15.30 (GMT) Review Of The Meeting
At their July rates meeting the ECB opted to maintain policy at current levels with the council concluding that they didn’t yet have the information to make decisions. Draghi noted that the ECB judged that they needed more time to assess the state of market-based inflation expectations though the bank stood ready to act, using all the instruments in its mandate, if warranted. Referring specifically to Brexit Draghi noted that initial impact estimates should be treated cautiously and Brexit didn’t seem to have major impact on the inflation outlook.
Regarding inflation, Draghi noted that levels are likely to remain very low in the next few months but should pick up in 2017-18. The growth outlook was said to have risks tilted to the downside, largely due to Brexit, though data point to ongoing growth in Q2 albeit it at perhaps a slower pace than Q1.
Discussing some of the other issues facing the EuroZone Draghi noted that it was weak bank profitability, not solvency, that was the problem but that NPLs were indeed a problem that need to be addressed, with a high level of NPLs making banks especially vulnerable to the markets. The banking sector was judged to have reacted in “fairly resilient” fashion to Brexit and policy measures since 2014 have significantly improved borrowing conditions. Draghi also said it was essential that the bank lending channel continues to function well and that implementation of structural reforms need to be stepped up. Regarding the bank’s QE program, Draghi noted that the council judged TLTRO as quite successful.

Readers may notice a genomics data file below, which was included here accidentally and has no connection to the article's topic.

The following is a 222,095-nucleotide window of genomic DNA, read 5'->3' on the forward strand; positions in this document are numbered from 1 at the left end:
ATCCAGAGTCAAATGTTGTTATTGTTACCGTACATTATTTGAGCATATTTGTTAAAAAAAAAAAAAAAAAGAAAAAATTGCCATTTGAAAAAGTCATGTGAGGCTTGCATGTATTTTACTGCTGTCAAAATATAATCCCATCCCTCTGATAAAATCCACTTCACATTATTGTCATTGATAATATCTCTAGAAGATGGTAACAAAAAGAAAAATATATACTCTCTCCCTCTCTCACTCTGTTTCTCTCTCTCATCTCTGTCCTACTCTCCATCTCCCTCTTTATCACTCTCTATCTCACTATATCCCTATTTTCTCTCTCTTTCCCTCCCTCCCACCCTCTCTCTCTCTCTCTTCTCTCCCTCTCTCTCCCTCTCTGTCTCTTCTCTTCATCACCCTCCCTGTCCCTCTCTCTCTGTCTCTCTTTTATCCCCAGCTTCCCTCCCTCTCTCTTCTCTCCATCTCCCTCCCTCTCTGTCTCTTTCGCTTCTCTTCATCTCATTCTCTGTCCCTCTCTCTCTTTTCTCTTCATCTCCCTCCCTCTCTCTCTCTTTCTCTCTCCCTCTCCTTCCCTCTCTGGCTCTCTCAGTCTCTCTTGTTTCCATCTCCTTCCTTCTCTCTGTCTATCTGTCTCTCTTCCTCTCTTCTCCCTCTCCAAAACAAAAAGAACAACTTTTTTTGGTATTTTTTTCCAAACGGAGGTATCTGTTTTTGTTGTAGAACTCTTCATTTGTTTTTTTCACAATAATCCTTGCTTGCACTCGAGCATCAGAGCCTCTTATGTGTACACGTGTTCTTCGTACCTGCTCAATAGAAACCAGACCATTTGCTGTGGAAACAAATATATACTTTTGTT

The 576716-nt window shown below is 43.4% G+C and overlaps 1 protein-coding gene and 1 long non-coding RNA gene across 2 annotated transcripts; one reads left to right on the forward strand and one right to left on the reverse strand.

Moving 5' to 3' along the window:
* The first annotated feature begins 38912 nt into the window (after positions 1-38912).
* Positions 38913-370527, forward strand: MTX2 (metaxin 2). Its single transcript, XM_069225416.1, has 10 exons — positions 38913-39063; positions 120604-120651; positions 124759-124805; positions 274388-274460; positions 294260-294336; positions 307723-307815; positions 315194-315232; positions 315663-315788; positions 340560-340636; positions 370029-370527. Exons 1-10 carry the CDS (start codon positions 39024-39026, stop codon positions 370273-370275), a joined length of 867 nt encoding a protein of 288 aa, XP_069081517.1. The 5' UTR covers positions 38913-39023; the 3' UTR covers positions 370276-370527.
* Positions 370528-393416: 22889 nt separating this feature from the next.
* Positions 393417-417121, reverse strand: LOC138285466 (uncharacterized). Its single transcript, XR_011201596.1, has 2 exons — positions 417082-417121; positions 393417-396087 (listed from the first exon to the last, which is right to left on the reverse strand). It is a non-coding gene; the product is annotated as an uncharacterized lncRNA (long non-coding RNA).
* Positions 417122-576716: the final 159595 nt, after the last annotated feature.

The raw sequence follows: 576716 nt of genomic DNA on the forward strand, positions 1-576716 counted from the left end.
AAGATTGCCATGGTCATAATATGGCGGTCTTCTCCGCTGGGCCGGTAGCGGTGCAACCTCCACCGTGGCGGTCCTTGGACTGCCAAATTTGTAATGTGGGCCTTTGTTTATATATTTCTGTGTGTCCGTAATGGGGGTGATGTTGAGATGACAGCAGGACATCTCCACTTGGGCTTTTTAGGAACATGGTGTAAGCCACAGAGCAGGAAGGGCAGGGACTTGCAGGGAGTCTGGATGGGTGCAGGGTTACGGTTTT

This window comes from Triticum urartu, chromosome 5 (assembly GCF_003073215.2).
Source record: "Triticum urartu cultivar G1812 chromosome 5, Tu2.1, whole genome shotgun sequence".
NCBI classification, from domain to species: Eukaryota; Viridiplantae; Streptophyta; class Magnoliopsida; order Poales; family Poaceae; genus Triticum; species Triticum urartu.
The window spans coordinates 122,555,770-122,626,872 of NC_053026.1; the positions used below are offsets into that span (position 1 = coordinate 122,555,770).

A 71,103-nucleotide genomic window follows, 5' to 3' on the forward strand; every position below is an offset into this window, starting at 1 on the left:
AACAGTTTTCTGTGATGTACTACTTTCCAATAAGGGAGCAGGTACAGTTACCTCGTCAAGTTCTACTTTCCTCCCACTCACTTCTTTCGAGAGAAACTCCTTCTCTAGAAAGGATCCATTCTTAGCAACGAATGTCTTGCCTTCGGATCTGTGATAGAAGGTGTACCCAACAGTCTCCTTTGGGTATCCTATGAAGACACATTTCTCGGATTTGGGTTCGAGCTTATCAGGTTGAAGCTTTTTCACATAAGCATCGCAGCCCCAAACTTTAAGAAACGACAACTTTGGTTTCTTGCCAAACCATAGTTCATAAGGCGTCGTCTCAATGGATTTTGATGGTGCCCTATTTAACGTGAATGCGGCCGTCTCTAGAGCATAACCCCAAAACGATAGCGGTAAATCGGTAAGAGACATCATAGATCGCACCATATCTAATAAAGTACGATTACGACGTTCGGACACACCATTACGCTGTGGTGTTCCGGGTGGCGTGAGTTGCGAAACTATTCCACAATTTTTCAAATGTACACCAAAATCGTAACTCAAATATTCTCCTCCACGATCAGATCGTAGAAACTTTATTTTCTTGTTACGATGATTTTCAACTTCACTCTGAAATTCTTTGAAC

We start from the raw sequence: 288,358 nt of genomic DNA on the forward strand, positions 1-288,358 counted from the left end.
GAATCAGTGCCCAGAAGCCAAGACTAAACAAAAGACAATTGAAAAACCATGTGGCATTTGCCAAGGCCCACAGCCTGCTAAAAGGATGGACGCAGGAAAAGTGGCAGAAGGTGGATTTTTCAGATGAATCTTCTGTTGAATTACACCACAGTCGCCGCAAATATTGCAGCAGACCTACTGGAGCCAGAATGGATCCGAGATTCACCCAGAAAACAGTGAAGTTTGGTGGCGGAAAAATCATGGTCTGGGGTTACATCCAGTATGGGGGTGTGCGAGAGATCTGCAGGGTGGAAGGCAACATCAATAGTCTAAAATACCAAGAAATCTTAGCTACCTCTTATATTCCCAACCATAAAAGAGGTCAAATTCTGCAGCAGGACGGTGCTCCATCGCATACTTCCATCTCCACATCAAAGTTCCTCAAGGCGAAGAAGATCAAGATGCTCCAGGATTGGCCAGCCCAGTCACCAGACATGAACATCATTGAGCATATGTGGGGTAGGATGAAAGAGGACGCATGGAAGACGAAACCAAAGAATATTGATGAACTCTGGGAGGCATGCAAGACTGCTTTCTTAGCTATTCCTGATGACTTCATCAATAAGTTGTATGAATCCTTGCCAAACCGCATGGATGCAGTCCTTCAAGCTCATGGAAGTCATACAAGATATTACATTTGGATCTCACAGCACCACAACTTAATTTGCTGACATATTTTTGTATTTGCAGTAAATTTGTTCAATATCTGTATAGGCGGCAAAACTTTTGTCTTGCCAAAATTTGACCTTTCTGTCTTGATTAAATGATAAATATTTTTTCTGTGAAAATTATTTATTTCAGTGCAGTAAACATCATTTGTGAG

In terms of broader threats to the EuroZone Draghi noted that it was very difficult to understand how geopolitical uncertainties affect the EuroZone but that recent events in Turkey could undermine confidence. Given these uncertainties Draghi said that it was important for a message of stability to come out of the G20.
In all the meeting was fairly muted and taken as less dovish than many were expecting with the bank sounding surprisingly un-phased by Brexit and downplaying the likelihood of future easing. Initial market reaction saw EUR bid though demand wore out as the NY session rolled o leading to EUR weakness into the London close.
10.30 (GMT) Preview Of The Meeting
Notes From The Last Meeting
ECB paused as expected, leaving main refinancing rate unchanged at 0.0% and deposit rate at -0.4%. President Mario Draghi left the door open for extension of the stimulus program if needed and commented that “UK should remain in the European Union, because the European Union would benefit from its permanence”, joining BOE in highlighting downside risks of Brexit. June’s macroeconomic projection foresee real GDP to increase 1.6% this year and 1.7% in the next two years, with this year’s forecast revised slightly higher from March forecast. CPI was also revised higher for this year to 0.2% in 2016 (previous 0.1%), but unchanged at 1.3% in 2017 and 1.6% in 2018.
Data & Developments
Since the ECB last met on June 2nd the European, and indeed global, financial landscape has seen a dramatic shift with the UK having voted to leave the EU. The aggressive market reaction, which emphasised just how unexpected the decision was, has since given way to a wave of growing expectations for further global central bank easing.
Data flow since the last meeting has been skewed to the upside with the key takeaway being a small uptick in inflation with the headline reading having moved out of negative territory.
EZ GDP 1Q 1.7% vs 1.5% exp
EZ CPI May -0.1% vs -0.1% and 0.8 vs 0.8 vs
EZ Manufacturing PMI Jun
EZ CPI Jun 0.1% vs 0 0.9% vs 0.8% core
Unemployment rate EZ 10.1% VS 10.2% prior